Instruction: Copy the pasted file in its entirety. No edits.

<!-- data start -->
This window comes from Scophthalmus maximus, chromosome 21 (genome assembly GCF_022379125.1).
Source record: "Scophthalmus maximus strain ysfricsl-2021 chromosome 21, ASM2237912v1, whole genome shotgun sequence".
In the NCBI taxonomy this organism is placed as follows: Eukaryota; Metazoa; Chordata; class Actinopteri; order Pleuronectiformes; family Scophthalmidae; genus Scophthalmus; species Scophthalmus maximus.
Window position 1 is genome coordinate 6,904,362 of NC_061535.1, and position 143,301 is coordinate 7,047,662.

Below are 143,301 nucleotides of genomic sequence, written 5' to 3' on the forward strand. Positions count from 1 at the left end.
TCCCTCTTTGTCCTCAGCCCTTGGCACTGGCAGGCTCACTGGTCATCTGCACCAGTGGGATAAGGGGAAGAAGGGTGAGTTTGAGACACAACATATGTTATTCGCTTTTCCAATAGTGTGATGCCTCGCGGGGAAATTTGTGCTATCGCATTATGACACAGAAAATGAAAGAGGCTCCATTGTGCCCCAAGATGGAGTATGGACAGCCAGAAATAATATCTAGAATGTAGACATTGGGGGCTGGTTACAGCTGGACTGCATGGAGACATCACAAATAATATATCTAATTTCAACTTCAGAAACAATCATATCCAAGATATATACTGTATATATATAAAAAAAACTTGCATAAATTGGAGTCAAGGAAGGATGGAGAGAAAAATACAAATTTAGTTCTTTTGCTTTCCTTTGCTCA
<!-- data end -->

This window comes from Scophthalmus maximus, chromosome 21 (genome assembly GCF_022379125.1).
Source record: "Scophthalmus maximus strain ysfricsl-2021 chromosome 21, ASM2237912v1, whole genome shotgun sequence".
In the NCBI taxonomy this organism is placed as follows: Eukaryota; Metazoa; Chordata; class Actinopteri; order Pleuronectiformes; family Scophthalmidae; genus Scophthalmus; species Scophthalmus maximus.
Window position 1 is genome coordinate 6,904,362 of NC_061535.1, and position 143,301 is coordinate 7,047,662.

Below are 143,301 nucleotides of genomic sequence, written 5' to 3' on the forward strand. Positions count from 1 at the left end.
TCCCTCTTTGTCCTCAGCCCTTGGCACTGGCAGGCTCACTGGTCATCTGCACCAGTGGGATAAGGGGAAGAAGGGTGAGTTTGAGACACAACATATGTTATTCGCTTTTCCAATAGTGTGATGCCTCGCGGGGAAATTTGTGCTATCGCATTATGACACAGAAAATGAAAGAGGCTCCATTGTGCCCCAAGATGGAGTATGGACAGCCAGAAATAATATCTAGAATGTAGACATTGGGGGCTGGTTACAGCTGGACTGCATGGAGACATCACAAATAATATATCTAATTTCAACTTCAGAAACAATCATATCCAAGATATATACTGTATATATATAAAAAAAACTTGCATAAATTGGAGTCAAGGAAGGATGGAGAGAAAAATACAAATTTAGTTCTTTTGCTTTCCTTTGCTCA